In honor of National Pet Dental Health Month, we’re here to help you talk to your clients about pet dental care—the right way. Use these questions (and answers) as a guide.
General communication considerations
Who are you communicating with?
Your target audience is pet owners. Keep in mind who they are (not veterinary experts), why they care (because they love their pet), and what they need or want (information that’s easy to convert into action).
When will you communicate?
Stagger your communication based on your schedule
Client compliance is fostered by consistent communication. The majority of pet owners are unlikely to book the first time you reach out, so create your content calendar with forward booking in mind.
Where will you share this communication?
Do not limit yourself when it comes to communication outlets. Repurpose your content to successfully use every avenue, including:
- Social media
- Exam summaries
- Snail mail
You will reach more clients by communicating from multiple angles, which also increases the likelihood clients will see important information more than once, and schedule an appointment.
The big picture
Why are you communicating this information?
When it comes to topics like dental health, you’re bringing education and marketing together. That means your goal is to inform your clients so they book appointments.
What are you communicating?
Information about pet dental health
You are the expert. Sending out useful information about pet health reminds clients there’s an expert in their corner. Include facts that will catch your client’s attention. You know that dental disease is the most common medical condition to affect pets, and that 85% of pets will develop dental disease by 3 years of age without an effective prevention plan, but your clients don’t. These facts will help them realize that their pet is likely to be affected, and make dental health more personal.
Proper pet dental health care requires action
Communication needs to be actionable. For every fact, include an action. After sharing that pets will develop dental disease without regular dental care, talk about what owners need to do to begin an effective dental care plan for their pet.
Pet owners love their pets. Remind them that you do too, and that their pet’s health is your top priority. That means that you shouldn’t just press them to book appointments. Include advice for at-home care, such as toothbrushing tips, and which VOHC-approved products you recommend.
Let’s do it
How are you going to communicate?
How do I prepare?
- Review commonly asked questions—these issues are most likely to catch your client’s eye and compel them to read further.
- Review common problems and patient presentations.
- Create template reports for common issues that you can quickly fill in with pertinent details.
- Outline topics you want to include, so you don’t leave out anything important as you write.
- List appointment types that need reminders.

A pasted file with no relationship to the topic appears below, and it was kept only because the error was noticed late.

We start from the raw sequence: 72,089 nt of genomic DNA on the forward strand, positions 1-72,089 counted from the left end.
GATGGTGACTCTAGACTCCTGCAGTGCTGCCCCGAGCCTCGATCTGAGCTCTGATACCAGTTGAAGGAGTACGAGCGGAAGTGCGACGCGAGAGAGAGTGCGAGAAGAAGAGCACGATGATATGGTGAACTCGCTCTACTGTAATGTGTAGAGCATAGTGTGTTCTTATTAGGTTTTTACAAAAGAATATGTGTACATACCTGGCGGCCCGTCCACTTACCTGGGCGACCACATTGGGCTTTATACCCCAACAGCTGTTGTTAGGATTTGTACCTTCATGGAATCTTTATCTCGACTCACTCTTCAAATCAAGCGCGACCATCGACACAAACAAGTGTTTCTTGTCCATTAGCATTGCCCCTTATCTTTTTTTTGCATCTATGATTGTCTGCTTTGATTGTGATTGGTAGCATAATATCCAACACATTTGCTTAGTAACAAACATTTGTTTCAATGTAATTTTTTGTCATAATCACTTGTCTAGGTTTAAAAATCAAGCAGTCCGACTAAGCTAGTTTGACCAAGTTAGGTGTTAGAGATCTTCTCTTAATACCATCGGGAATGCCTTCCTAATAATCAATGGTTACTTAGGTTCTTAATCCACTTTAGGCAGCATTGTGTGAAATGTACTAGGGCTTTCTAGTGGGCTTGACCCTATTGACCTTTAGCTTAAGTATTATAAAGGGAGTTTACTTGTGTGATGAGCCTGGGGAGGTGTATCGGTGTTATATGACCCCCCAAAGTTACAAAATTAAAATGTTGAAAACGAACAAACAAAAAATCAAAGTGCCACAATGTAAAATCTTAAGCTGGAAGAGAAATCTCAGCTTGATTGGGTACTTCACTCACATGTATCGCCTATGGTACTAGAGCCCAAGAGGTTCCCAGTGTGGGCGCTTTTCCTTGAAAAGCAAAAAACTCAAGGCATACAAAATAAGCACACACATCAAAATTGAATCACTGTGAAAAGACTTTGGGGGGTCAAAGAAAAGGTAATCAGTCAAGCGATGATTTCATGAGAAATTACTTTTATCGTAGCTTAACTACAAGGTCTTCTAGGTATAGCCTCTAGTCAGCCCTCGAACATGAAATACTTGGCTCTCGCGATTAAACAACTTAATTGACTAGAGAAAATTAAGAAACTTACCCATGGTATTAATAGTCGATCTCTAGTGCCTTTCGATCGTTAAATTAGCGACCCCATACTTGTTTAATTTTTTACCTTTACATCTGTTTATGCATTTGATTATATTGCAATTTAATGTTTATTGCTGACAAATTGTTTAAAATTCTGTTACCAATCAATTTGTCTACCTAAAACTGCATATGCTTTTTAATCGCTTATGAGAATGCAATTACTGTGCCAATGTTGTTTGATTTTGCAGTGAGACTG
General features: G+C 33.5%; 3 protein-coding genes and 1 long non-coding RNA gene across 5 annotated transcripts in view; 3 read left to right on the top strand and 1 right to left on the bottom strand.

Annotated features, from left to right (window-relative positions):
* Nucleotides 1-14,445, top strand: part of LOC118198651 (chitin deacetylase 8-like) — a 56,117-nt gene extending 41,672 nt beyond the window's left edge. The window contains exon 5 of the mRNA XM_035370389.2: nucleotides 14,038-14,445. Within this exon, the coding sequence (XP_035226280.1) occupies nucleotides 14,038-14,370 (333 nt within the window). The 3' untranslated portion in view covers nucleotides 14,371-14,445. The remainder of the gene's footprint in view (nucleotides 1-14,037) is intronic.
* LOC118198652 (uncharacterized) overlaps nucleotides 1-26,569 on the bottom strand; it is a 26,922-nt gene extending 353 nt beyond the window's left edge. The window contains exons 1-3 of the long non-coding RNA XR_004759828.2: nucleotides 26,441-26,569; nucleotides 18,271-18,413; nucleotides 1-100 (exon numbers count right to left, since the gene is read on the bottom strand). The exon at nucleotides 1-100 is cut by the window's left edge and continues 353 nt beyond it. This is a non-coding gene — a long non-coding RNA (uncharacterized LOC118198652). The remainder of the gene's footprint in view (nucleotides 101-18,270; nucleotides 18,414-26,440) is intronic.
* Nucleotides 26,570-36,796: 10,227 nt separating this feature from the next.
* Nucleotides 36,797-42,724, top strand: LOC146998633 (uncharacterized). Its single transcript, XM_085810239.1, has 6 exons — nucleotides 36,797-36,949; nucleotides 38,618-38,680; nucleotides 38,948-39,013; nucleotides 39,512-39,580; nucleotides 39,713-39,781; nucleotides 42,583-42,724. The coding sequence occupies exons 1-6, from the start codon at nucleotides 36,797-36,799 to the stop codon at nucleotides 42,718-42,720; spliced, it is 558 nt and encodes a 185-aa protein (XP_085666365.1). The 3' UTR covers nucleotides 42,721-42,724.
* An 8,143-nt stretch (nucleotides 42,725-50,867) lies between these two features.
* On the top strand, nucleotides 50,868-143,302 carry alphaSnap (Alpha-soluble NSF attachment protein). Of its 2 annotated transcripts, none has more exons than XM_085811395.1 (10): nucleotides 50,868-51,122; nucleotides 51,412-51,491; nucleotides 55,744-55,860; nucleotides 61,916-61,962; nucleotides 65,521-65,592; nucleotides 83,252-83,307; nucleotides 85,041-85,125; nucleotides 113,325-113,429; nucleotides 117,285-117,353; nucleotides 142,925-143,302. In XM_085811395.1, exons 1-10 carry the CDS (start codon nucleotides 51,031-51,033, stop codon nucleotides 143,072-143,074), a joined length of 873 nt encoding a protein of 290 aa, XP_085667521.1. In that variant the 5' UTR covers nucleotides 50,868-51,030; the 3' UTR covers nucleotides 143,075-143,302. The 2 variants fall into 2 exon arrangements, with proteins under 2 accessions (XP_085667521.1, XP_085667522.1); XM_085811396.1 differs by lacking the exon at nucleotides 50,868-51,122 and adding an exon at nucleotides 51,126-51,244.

- Repurpose content for all communication outlets (email, snail mail reminders, appointment summaries, etc.).
How do I say it?
Remember your audience
- Assume your audience knows nothing about pet dental care.
- Assume your audience doesn’t care unless it directly impacts their pet.
- Assume your audience will skim your content.
- Use layman’s terms
Don’t make it too technical, or your audience will tune out. Ensure the medical content is easy for anyone to process, and explain any medical terms you use.
- Speak in actions
Your clients want to know the simplest way to fix the problem, which may include booking appointments, scheduling regular cleanings, or buying the right chew toys.
- List everything
Lists are an efficient way for clients to skim and still engage with the content. Plus, it’s much easier than coming up with prose.
Keep it compelling
- Visualize it
Seeing is believing. Include before and after images of dental cleanings to really drive home the importance of pet dental care.
- Keep it light
While the topic is medical, your communications shouldn’t read like a medical textbook. Write in second person and keep the tone casual.
- Make it personal
At the end of the day, your clients don’t care about all pets, they care about their own pets, and how to help them. Include references to “your pet” throughout your communications to make it personal.
Don’t forget the call to action
- Include booking details
Make it as easy as possible for clients to be compliant. Always include your practice phone number, website, email, etc.
- Always link
For any digital content, include links to everything from your website to recommended products.
- Emphasize the DIY route
Maintaining dental health goes beyond the exam room, so equip your clients with the right tools. Include how-to’s, treat and toy recommendations, and step-by-step toothbrushing videos.
We’re here to help with all your communication needs. Reach out to us to schedule a consultation!